Now I'm not talking about being any "biggest loser." I'm in relatively good shape already. In fact when I've said to friends and colleagues that I want to lose a little weight, their response is usually "oh, you don't need to lose any weight!" My doctor disagrees. I went for a physical recently, and all was good, except when she asked if I was exercising much. I said yes, and that I was hoping to lose about 20 pounds. She smiled a little and said "Yeah, well 15 would be really good."
Now, I love good food. I love butter and all things dairy. I enjoy a good steak, and almost more enjoy a really good cheeseburger. With a cold pint of ale. Sigh. So in addition to spending a lot of time with my new best friend, the elliptical trainer, I'm trying to change my eating habits. And one thing I'm trying to do is cut down ny intake of processed foods, and cut out foods that contain high fructose corn syrup (HFCS). Although HFCS has been a boon to food manufacturers, the effects on the human body are still somewhat murky. As one writer says:
But there's another reason to avoid HFCS. Consumers may think that because it contains fructose--which they associate with fruit, which is a natural food--that it is healthier than sugar.
And to put it in a more practical way:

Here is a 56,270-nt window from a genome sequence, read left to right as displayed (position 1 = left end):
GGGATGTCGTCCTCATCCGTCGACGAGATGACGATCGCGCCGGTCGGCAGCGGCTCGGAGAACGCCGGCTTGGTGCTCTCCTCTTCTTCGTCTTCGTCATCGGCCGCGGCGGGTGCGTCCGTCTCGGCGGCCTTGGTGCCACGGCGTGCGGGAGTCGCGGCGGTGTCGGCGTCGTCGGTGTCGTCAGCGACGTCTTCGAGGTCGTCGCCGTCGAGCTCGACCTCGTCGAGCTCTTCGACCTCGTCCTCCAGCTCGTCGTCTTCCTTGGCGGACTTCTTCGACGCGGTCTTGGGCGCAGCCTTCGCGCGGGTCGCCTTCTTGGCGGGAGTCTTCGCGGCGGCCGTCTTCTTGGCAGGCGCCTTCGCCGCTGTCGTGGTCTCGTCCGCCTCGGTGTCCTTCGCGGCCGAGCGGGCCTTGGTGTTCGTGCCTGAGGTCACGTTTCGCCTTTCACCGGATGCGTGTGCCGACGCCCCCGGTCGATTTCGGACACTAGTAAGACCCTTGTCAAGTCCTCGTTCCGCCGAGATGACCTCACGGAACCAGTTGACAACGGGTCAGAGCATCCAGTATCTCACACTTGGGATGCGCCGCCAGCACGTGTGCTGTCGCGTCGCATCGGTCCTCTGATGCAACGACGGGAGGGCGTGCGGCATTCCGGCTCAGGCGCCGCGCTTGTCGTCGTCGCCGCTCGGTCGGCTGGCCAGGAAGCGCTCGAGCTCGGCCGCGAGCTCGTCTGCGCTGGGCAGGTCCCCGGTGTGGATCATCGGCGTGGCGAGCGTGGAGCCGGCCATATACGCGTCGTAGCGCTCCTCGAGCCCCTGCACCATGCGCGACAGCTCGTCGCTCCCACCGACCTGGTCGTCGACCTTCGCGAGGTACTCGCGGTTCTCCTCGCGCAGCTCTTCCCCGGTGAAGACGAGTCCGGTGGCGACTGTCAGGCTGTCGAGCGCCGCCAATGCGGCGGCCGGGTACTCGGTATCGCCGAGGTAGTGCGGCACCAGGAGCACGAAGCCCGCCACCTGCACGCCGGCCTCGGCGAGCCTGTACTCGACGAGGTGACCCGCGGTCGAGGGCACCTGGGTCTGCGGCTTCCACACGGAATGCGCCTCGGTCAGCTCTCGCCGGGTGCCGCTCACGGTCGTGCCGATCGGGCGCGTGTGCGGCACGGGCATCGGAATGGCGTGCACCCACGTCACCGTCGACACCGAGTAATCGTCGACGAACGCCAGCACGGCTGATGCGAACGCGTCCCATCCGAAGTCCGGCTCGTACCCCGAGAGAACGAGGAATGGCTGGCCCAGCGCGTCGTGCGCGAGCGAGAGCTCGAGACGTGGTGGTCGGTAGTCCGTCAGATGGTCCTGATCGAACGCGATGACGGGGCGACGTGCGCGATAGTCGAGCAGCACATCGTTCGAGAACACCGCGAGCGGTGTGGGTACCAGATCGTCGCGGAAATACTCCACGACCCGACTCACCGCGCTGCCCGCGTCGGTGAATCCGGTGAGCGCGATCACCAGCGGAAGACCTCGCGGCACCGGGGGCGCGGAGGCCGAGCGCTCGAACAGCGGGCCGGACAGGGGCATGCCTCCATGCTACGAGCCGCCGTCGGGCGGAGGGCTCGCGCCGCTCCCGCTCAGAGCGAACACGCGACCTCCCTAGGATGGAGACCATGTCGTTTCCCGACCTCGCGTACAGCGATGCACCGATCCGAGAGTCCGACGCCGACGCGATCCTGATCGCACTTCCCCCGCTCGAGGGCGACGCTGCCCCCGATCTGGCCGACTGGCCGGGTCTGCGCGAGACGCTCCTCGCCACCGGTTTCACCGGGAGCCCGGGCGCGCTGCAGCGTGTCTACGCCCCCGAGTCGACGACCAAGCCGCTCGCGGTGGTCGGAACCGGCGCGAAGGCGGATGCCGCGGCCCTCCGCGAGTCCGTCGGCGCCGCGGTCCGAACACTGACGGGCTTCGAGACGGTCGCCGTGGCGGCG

A team of investigators at the USDA, led by Dr. Meira Field, has discovered that this just ain't so.
Sucrose is composed of glucose and fructose. When sugar is given to rats in high amounts, the rats develop multiple health problems, especially when the rats were deficient in certain nutrients, such as copper. The researchers wanted to know whether it was the fructose or the glucose moiety that was causing the problems. So they repeated their studies with two groups of rats, one given high amounts of glucose and one given high amounts of fructose. The glucose group was unaffected but the fructose group had disastrous results. The male rats did not reach adulthood. They had anemia, high cholesterol and heart hypertrophy--that means that their hearts enlarged until they exploded. They also had delayed testicular development. Dr. Field explains that fructose in combination with copper deficiency in the growing animal interferes with collagen production. (Copper deficiency, by the way, is widespread in America.) In a nutshell, the little bodies of the rats just fell apart. The females were not so affected, but they were unable to produce live young.
"One of the issues is the ease with which you can consume this stuff," says Carol Porter, director of nutrition and food services at UC San Francisco. "It's not that fructose itself is so bad, but they put it in so much food that you consume so much of it without knowing it."
A single 12-ounce can of soda has as much as 13 teaspoons of sugar in the form of high fructose corn syrup. And because the amount of soda we drink has more than doubled since 1970 to about 56 gallons per person a year, so has the amount of high fructose corn syrup we take in. In 2001, we consumed almost 63 pounds of it, according to the U.S. Department of Agriculture.
The USDA suggests most of us limit our intake of added sugar -- that's everything from the high fructose corn syrup hidden in your breakfast cereal to the sugar cube you drop into your after-dinner espresso -- to about 10 to 12 teaspoons a day. But we're not doing so well. In 2000, we ate an average of 31 teaspoons a day, which was more than 15 percent of our caloric intake. And much of that was in sweetened drinks.